My Home Office: Before and After

December 10, 2009

I’ve never had a problem with brown.  I love brown, especially chocolate brown.  I think it looks amazing when paired with crisp white or warm cream and a really hot color.  But I was totally over brown in my home office.  Everything in there was brown, the walls, the furniture, the curtains.  Blah blah blah brown. 

The home office is the first door just off the entry way, and was always closed whenever visitors came over.  Quite frankly it was more of a storage space and less of an office for many years.  The first thing I ever did when I heard the doorbell was close the office door.  

When I spied some bookcases on clearance for $20 dollars each at a local outlet that was closing its doors, something clicked in my brain.  “I spy with my little eye a home office remodel.” 

It took me five months to finally get around to completing the entire space since I’ve been busy with other things (ahem, life) but it got a complete overhaul from floor to ceiling and now I can say it is finally finished.   

Here the After:

home office after final

Here’s the Before – these are the ‘uncluttered’ pics:

office rear before

Here’s the story. 

We’ve owned this dark furniture for almost ten years but this space was way too dark and way too masculine for me.   Mr. CG has his own office off campus so I was reclaiming this space as my own.  A space for me to keep one foot in the legal field, and one foot in the DIY blog world.  I wanted it to be light and bright, sophisticated and feminine.  In other words, the complete opposite of the way it was. 

It’s hard to tell in photographs, but this room is rather narrow.  It is less than 10 feet wide and only 12 feet deep.  The back of the space was a wall of white closet doors.  The challenge was to maximize both form and function.  So it was out with the dark wood, and in with the fresh white cabinetry and furniture.   

Here’s the window side ‘Before’ in a suprisingly organized state: 

office before

And After:

left side of home office

The first thing I did was sell the desk on Craigslist and then I built a media center for my guest space with the smaller wood bookcases.  I replaced the bottom heavy dark wood desk with this fresh new writer’s desk I transformed from a table.  I spray painted the table, stenciled and hand painted the surface, then I had a glass top made for it.  You’ll recognize my Cinderella chair from way back in April when I transformed this $3 dollar thrift store chair with some paint, fabric, and nailhead trim.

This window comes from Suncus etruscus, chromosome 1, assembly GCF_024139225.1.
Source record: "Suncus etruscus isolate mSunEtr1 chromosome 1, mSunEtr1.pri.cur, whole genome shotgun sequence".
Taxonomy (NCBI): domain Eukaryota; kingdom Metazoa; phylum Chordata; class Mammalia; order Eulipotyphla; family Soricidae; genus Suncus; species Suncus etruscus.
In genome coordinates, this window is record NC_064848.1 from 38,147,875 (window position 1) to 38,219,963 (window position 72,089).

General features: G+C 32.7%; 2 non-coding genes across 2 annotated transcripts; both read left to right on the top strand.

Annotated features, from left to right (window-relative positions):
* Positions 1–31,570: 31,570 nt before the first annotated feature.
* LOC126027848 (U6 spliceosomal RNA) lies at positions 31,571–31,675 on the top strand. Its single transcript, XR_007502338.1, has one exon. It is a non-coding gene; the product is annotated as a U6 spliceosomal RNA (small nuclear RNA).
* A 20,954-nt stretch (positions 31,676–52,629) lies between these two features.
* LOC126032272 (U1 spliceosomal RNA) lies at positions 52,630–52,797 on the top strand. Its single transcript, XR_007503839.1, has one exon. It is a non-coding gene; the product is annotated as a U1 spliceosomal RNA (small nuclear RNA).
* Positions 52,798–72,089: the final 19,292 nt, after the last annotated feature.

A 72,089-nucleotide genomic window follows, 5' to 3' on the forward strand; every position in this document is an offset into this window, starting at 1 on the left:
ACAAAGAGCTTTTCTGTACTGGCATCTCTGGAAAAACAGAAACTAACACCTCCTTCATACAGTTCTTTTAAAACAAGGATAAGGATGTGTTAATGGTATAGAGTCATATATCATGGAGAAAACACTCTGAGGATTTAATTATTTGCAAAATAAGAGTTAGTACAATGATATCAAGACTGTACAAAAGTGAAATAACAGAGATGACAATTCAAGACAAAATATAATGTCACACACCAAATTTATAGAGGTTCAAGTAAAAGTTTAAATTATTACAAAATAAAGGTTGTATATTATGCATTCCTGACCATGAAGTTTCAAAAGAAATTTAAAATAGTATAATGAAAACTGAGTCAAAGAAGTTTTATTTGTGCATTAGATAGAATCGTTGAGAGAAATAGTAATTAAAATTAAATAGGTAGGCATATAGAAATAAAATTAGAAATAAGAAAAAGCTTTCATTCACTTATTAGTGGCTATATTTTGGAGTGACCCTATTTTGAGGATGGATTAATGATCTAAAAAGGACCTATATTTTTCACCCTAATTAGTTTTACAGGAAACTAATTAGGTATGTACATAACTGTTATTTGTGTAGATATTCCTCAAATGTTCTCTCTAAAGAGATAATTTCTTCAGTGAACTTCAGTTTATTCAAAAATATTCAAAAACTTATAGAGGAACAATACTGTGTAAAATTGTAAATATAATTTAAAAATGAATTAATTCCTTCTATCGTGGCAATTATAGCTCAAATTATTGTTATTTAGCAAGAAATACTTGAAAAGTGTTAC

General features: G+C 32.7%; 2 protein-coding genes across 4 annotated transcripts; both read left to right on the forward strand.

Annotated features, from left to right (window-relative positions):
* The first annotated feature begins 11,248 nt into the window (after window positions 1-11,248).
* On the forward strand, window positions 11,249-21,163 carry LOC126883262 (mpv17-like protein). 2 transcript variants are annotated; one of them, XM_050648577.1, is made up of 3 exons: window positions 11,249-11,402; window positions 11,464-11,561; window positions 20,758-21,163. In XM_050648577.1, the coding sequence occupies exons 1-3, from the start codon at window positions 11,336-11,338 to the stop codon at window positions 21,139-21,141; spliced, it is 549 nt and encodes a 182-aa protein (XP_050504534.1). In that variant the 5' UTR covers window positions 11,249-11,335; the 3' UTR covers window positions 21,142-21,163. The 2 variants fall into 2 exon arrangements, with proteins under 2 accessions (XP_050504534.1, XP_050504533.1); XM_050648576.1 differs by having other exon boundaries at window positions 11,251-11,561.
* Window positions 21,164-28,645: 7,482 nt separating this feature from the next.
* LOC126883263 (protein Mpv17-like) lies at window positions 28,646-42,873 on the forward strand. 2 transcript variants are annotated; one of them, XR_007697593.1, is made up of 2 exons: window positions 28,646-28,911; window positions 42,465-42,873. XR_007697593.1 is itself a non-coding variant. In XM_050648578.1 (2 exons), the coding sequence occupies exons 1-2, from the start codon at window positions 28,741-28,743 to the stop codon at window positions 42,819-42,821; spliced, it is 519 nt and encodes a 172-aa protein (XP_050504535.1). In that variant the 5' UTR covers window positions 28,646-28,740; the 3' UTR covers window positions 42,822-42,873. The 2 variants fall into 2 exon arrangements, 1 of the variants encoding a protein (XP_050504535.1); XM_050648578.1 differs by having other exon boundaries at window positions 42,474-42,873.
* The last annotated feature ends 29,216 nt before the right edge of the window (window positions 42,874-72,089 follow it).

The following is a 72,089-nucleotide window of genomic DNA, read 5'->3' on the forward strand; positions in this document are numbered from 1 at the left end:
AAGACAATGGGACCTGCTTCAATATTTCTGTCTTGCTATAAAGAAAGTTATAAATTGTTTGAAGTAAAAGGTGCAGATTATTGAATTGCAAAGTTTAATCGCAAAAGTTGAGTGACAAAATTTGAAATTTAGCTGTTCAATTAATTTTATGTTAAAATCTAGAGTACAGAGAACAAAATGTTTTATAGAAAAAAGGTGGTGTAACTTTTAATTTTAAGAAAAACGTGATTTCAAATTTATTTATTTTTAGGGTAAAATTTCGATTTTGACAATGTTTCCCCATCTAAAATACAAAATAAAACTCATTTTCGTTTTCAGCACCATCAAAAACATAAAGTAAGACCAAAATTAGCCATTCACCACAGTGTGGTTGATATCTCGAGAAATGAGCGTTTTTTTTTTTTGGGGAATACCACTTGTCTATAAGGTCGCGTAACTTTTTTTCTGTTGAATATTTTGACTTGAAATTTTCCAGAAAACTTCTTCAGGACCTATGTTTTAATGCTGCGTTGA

desk and chair

 

chair and painted desk

 

The table gives me a huge work surface but don’t be fooled by its clean surface.  As I write, it is already cluttered with my laptop and mounting files, bills, and To Do lists.

I confess I do love sitting at this window.  I watch squirrels play in the trees and hummingbirds come into my front garden.  I also watch preschool children come and go from their school across the street, the same school my children attended. 

You can’t even see it – it is so washed out – but hello, LOVE my Lucite-look acrylic lamp.  Tar-jay people !

desktop

 

How kind of my narcissus bulbs to bloom just in time for the big reveal.  It’s fate, I tell ya.

blooming paperwhites

I like to keep my pens and business cards in pretty containers.

pens

  business cards in champagne glass

 

Fixing up and installing this pair of gigantic bookcases took a ton of work, and were the final hurdle to completing the space.  I picked them up from an outlet that was closing its doors for $20 dollars each.  They were butter yellow, but not anymore !  They have tempered glass shelves and built in lighting so they were a complete steal – but I still had to refurbish and repaint them.  They help to maximize every inch of space from floor to ceiling, at least where they stand.   They also make the room appear a whole lot bigger than it is. 

Finding these bookcases was the motivation to overhaul this space from the very beginning but ironically they were the very last thing I finished ! 

One sits behind the door. 

left side corner

 

Up on the wall are those memo boards I made from recycled cabinet doors.

memo boards

 

On the other side, the bookcase holds an additional work space for sewing, crafting, or most likely, the piles of paperwork, bills and other clutter that amass quickly around here.   

bookcase with table finished

 

They do provide a ton of storage space and display space – that I love. 

extra shelves and table